A new analysis from the research organisation, the Living Wage Foundation, shows that over one million public service workers are paid less than the living wage - GBP 9.00 (EUR 10.50) an hour outside London and GBP 10.55 (EUR 12.30) in London. These figures are calculated by independent researchers and are higher than the official minimum wage. Public service union UNISON says that recent pay deals in health and local government have lifted minimum wage rates in collective agreements above the living wage but many workers employed by private contractors in care, catering and cleaning and other services are on lower rates. UNISON members at Liverpool's Women's Hospital took strike action on 25 February to secure higher pay while other contractors in the health service have committed to increase rates. Members of PCS working for contractors at the Department of Business, Energy and Industrial Strategy have also been on strike for higher pay.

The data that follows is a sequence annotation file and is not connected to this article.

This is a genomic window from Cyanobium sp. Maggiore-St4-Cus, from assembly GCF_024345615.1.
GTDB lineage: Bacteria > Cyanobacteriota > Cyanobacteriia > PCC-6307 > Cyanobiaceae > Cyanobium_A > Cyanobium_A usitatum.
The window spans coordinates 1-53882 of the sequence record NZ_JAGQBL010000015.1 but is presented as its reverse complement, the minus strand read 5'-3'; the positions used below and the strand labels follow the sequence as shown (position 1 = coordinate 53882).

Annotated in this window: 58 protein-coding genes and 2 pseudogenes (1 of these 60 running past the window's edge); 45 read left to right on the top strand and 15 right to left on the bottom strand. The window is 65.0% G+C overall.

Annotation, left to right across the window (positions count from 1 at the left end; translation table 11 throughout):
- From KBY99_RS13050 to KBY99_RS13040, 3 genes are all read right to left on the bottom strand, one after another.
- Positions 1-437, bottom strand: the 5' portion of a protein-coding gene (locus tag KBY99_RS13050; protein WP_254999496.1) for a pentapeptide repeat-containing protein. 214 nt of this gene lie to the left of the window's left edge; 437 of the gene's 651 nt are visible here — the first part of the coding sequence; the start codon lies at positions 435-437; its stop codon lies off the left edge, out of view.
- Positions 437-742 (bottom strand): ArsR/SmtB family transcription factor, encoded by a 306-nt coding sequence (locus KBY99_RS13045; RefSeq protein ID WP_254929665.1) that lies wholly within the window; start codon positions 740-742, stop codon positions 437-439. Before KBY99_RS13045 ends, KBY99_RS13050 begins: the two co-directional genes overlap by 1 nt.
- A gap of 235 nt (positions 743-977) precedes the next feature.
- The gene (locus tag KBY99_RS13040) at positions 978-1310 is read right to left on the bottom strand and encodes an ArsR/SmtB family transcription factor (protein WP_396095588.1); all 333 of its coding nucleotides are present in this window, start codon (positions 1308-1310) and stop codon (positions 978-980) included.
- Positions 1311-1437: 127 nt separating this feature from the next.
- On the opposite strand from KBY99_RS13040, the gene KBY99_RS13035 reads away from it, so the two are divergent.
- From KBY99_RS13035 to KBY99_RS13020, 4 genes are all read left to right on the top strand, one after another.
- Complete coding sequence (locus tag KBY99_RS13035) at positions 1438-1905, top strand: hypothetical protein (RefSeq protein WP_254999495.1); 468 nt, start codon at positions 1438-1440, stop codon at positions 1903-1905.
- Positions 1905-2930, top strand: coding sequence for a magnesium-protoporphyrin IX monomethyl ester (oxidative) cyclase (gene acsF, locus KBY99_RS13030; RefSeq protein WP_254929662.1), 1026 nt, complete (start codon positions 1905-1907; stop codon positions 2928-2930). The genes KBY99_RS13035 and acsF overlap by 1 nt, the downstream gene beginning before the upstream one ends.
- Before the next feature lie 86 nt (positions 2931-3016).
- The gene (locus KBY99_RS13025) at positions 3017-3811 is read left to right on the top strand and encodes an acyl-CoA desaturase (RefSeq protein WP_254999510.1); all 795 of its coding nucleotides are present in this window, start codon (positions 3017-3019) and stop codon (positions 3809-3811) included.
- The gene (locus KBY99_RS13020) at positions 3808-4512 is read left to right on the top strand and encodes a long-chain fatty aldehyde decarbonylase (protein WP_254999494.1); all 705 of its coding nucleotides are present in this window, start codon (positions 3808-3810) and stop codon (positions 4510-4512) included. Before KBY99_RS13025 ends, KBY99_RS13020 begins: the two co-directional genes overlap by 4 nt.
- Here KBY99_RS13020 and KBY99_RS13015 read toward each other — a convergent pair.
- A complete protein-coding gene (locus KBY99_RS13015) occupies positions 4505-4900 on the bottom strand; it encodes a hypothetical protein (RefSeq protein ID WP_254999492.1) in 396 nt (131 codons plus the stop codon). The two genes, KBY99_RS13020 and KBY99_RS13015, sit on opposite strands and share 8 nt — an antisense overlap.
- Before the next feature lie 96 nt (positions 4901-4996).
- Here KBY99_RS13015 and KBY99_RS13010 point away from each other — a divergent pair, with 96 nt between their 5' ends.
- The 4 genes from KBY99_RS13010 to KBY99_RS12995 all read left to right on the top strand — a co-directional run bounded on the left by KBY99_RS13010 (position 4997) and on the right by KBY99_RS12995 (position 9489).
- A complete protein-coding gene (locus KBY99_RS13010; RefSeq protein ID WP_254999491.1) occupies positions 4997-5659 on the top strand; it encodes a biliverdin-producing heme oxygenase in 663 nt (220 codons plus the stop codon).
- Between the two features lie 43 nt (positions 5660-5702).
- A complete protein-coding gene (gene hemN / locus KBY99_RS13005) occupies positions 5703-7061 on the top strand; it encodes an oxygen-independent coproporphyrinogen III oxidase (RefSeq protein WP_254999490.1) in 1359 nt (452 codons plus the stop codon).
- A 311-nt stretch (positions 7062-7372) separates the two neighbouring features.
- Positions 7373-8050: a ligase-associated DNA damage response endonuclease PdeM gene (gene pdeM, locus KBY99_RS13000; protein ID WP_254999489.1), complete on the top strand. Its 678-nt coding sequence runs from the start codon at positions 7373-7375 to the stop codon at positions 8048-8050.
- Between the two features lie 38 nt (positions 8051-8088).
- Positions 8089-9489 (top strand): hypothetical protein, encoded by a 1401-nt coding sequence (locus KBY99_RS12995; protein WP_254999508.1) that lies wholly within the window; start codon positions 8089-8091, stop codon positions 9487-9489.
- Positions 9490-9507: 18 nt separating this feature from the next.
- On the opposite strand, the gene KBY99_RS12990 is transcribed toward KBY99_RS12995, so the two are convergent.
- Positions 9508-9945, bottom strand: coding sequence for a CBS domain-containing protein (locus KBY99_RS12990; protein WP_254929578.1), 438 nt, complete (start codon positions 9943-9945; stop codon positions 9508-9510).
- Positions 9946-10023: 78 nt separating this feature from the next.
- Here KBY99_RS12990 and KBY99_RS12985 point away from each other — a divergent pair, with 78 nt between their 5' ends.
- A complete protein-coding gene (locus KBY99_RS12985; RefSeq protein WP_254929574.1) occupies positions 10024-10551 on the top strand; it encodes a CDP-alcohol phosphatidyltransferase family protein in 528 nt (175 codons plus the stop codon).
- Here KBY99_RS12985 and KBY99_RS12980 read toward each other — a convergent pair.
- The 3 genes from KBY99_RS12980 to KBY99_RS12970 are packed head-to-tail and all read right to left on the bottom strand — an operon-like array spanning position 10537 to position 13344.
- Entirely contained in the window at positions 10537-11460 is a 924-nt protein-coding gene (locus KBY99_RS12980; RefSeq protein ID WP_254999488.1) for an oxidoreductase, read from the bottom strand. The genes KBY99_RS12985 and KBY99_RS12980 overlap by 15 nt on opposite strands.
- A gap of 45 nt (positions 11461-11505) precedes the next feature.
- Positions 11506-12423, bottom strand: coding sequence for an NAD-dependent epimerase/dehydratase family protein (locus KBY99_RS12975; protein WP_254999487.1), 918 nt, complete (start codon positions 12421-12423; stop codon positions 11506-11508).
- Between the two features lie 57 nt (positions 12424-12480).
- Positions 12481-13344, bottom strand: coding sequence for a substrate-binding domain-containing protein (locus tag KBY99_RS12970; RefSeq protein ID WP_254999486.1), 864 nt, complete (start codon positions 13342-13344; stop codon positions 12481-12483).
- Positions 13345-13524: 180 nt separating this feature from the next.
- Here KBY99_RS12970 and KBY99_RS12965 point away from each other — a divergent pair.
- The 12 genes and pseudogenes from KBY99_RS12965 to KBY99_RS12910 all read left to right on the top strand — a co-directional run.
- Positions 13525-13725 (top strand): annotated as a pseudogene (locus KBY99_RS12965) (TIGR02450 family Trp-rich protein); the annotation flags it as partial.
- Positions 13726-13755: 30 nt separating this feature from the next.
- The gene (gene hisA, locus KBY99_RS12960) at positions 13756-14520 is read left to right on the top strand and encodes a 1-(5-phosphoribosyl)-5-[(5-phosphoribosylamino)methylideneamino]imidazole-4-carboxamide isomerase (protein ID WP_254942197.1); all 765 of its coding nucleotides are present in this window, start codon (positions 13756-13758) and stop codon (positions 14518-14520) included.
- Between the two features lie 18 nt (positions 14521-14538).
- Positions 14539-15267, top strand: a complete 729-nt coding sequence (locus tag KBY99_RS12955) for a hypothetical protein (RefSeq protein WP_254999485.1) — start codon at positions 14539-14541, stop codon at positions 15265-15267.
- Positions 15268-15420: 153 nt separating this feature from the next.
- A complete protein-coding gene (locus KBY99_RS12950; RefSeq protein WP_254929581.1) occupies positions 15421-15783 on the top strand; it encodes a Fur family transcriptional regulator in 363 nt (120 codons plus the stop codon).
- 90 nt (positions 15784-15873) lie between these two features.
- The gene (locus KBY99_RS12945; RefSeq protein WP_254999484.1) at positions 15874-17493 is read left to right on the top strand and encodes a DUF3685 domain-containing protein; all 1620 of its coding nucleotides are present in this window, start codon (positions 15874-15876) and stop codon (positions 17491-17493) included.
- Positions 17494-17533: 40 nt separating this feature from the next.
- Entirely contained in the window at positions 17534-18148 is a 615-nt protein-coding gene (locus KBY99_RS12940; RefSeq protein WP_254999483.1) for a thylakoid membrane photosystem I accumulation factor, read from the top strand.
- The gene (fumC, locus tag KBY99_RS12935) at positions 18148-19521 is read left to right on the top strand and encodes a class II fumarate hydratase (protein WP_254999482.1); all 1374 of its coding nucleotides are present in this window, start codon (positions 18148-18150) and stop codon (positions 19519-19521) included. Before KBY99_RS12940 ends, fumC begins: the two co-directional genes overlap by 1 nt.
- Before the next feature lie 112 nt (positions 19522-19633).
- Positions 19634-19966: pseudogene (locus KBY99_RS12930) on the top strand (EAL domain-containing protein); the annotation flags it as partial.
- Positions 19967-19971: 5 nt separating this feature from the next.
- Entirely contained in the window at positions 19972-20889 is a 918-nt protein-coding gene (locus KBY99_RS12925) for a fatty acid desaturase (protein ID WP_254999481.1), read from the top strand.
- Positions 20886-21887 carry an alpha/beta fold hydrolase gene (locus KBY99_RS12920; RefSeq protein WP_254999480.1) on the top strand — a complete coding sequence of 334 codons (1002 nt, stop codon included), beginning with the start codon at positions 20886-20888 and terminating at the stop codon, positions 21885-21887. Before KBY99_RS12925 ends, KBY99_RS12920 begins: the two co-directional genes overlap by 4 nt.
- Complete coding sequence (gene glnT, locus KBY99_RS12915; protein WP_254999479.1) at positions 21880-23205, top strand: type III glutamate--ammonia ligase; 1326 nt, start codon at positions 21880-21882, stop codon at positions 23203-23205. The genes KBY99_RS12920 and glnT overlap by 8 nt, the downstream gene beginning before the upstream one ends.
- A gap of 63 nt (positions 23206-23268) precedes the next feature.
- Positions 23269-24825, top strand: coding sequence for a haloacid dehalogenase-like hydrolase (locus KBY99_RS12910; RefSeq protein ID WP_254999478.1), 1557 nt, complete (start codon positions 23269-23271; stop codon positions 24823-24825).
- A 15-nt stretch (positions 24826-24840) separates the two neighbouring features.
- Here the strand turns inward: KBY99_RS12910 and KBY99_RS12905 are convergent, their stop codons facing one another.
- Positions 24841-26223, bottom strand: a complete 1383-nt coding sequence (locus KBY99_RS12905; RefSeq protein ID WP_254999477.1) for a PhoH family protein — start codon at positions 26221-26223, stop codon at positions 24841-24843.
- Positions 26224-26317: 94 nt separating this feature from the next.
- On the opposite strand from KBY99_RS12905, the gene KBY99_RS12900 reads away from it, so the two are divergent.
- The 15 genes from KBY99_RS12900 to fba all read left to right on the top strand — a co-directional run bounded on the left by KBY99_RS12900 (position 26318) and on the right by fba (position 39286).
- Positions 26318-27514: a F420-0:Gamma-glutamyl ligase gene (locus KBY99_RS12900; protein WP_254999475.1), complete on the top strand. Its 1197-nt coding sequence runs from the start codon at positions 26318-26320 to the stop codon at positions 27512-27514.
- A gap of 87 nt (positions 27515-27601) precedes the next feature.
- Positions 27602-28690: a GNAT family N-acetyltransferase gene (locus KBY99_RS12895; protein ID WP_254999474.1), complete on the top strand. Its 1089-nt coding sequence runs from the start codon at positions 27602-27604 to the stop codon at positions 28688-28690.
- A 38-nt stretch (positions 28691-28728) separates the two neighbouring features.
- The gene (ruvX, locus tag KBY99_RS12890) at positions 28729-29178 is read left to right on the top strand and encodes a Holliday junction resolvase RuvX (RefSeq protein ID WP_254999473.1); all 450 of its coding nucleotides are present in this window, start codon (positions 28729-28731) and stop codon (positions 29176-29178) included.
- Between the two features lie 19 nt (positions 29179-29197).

Over a million public service workers get less than living wage
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Around 300 hospital support workers, including catering, cleaning and portering staff, took strike action on 31 July in their campaign to get pay parity with National Health Service employees. The workers at three hospitals in North West England are employed by the multinational Compass and many of them are on the lowest pay rate of £8.21 (€8.95) an hour which is £0.82 (€0.90) less than the £9.03 (€9.85) minimum for NHS workers. EPSU sent a solidarity message.
The SIPTU services union has called on the government to commit to funding early years education in order to ensure a living wage for all childcare workers. The union says that, on average, early years educators are paid EUR 1.12 less than the living wage of EUR 12.30 an hour. SIPTU wants to see the living wage established as the minimum rate for all childcare workers as an important step in recognising the value of the profession and to begin to address turnover and staff shortages.
The SIPTU union has called on the government to set a budget that includes a guaranteed living wage for all childcare workers along with a sick pay scheme. The living wage is €12.30 an hour while the average wage in the sector is €11.46 and the union argues that higher pay will be important in reducing the 40% staff turnover among childcare workers. SIPTU also points out that 79% of childcare workers don't have a sick pay scheme and this is inhibiting the sector's response to ensuring safe workplaces for both workers and children.